Romans 16:1–7 (NKJV)
I commend to you Phoebe our sister, who is a servant of the church in Cenchrea, that you may receive her in the Lord in a manner worthy of the saints, and assist her in whatever business she has need of you; for indeed she has been a helper of many and of myself also.
Greet Priscilla and Aquila, my fellow workers in Christ Jesus, who risked their own necks for my life, to whom not only I give thanks, but also all the churches of the Gentiles. Likewise greet the church that is in their house.
Greet my beloved Epaenetus, who is the firstfruits of Achaia to Christ. Greet Mary, who labored much for us. Greet Andronicus and Junia, my countrymen and my fellow prisoners, who are of note among the apostles, who also were in Christ before me.
Wow, Phoebe must really be awesome. She gets top billing here and that means a lot. Order is a form of emphasis, even more so in Greek than in English.
She even gets put before Priscilla and Aquila, whom we know are leading saints from Acts 18, 1 Corinthians 16, and 2 Timothy 4. And Paul heaps great praise on them here saying that they, “risked their own necks for my life.”
Notice that Paul’s instruction about Phoebe is different than his instruction about everyone else. Instead of merely telling people to greet her, Paul says, “I commend to you Phoebe our sister … and assist her in whatever business she has need of you.” We don’t know much about Phoebe—there’s no other mention of her in the Bible—but she’s obviously someone special. Many think she carried this letter to Rome.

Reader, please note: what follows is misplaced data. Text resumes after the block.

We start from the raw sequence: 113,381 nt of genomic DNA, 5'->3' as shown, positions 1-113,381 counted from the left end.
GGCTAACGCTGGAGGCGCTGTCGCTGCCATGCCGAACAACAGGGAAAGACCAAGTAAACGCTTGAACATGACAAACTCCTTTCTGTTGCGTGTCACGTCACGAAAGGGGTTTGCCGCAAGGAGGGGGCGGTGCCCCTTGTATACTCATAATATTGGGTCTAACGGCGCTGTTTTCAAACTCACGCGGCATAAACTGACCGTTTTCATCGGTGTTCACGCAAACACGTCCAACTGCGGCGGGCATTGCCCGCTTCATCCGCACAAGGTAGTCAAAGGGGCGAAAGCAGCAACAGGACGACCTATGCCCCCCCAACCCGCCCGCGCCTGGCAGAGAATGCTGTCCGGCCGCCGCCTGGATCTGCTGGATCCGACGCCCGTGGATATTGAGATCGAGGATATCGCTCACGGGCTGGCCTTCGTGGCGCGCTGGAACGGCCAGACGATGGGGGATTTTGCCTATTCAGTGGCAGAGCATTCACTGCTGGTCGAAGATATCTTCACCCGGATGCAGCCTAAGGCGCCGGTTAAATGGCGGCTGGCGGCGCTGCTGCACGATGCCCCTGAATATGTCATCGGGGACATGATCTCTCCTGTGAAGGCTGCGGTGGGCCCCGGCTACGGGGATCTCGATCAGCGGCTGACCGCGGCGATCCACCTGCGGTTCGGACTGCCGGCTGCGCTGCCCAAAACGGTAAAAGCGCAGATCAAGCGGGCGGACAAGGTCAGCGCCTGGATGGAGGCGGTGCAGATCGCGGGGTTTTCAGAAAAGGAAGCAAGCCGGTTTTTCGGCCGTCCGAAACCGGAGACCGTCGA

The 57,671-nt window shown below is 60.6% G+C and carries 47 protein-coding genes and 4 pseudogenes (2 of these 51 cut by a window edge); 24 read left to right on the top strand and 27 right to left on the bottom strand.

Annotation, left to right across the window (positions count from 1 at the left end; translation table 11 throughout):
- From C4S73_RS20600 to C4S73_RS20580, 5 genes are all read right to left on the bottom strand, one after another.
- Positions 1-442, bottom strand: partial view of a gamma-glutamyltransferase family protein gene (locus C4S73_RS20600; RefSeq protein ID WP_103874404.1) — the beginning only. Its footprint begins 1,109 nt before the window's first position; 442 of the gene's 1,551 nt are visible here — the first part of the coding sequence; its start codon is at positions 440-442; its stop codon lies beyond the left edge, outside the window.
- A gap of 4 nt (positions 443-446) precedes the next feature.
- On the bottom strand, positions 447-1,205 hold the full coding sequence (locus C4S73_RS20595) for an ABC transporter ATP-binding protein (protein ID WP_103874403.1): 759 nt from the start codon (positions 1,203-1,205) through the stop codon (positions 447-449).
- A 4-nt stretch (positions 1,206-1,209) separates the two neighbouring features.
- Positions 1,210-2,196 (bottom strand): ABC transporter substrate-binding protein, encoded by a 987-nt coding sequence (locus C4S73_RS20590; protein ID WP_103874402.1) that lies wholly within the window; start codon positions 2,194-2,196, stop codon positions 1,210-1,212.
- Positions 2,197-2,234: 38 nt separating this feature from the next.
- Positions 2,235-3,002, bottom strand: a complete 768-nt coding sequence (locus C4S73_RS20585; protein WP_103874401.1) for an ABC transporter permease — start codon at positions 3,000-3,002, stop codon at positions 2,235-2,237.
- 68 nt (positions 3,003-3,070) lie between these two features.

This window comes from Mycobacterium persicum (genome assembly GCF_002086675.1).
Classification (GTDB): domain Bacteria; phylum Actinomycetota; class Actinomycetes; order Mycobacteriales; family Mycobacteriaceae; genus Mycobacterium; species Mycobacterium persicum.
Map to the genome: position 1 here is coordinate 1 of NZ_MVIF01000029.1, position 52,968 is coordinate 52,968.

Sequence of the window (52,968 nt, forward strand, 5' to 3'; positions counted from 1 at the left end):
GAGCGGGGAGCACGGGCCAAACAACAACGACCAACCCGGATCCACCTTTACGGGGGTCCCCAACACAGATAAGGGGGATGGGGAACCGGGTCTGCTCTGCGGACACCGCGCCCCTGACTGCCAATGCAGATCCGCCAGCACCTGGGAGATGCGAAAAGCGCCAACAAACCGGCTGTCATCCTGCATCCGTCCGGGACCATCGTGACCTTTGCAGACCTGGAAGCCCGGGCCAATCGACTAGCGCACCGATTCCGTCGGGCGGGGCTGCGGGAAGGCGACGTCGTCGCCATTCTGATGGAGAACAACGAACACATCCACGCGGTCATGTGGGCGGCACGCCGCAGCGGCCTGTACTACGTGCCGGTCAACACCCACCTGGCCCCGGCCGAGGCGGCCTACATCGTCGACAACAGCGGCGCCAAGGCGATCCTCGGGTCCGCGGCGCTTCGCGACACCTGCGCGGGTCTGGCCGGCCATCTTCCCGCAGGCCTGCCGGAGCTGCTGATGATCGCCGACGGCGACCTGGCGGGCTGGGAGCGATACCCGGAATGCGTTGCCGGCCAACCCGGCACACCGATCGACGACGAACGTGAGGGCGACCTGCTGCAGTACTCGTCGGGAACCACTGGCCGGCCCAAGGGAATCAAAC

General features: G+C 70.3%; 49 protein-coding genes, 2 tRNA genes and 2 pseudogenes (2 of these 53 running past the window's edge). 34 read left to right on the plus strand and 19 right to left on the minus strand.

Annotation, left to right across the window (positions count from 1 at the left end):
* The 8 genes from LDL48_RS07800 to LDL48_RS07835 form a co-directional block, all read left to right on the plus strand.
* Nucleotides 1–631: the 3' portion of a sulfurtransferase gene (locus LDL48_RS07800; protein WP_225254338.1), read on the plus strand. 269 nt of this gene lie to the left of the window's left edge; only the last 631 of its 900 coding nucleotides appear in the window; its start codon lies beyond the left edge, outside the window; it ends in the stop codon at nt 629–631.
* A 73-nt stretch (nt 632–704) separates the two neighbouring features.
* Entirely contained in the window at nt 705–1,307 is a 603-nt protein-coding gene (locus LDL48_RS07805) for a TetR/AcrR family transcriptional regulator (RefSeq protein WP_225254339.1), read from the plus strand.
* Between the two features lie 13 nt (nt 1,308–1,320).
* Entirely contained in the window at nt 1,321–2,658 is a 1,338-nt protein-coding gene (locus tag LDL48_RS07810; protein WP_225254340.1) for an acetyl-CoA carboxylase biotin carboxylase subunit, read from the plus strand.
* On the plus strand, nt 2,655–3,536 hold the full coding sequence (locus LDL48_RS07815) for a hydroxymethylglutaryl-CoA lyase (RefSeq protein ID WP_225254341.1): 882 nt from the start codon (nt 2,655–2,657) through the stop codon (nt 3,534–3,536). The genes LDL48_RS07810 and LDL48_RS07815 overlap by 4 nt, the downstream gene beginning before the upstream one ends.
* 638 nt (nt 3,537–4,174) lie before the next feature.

But the larger point is the high place of women in this passage. Paul is sometimes thought of as being sexist but this passage counters that. There’s no bias here; women are given the prominence they deserve. Listing Priscilla before Aquila is noteworthy too.
Listing the wife first is rare even in modern US tax returns.
Humanity has a long history of sexism, but Christ torched it. In Matthew 28, the first witnesses to the resurrection were women—at a time when temple law didn’t even allow women to be witnesses in court.
But sexism, racism, and all the other things like that are just different facets of the root problem—sin. Our “long history” is a history of people taking advantage of other people. Who the “other people” are doesn’t matter. Christ calls us to love other people, be they friends, neighbors, fellow Christians, even enemies.
While this can be challenging, it does remove one tricky task from our in-basket.
We don’t need to judge who’s lovable and who’s not.
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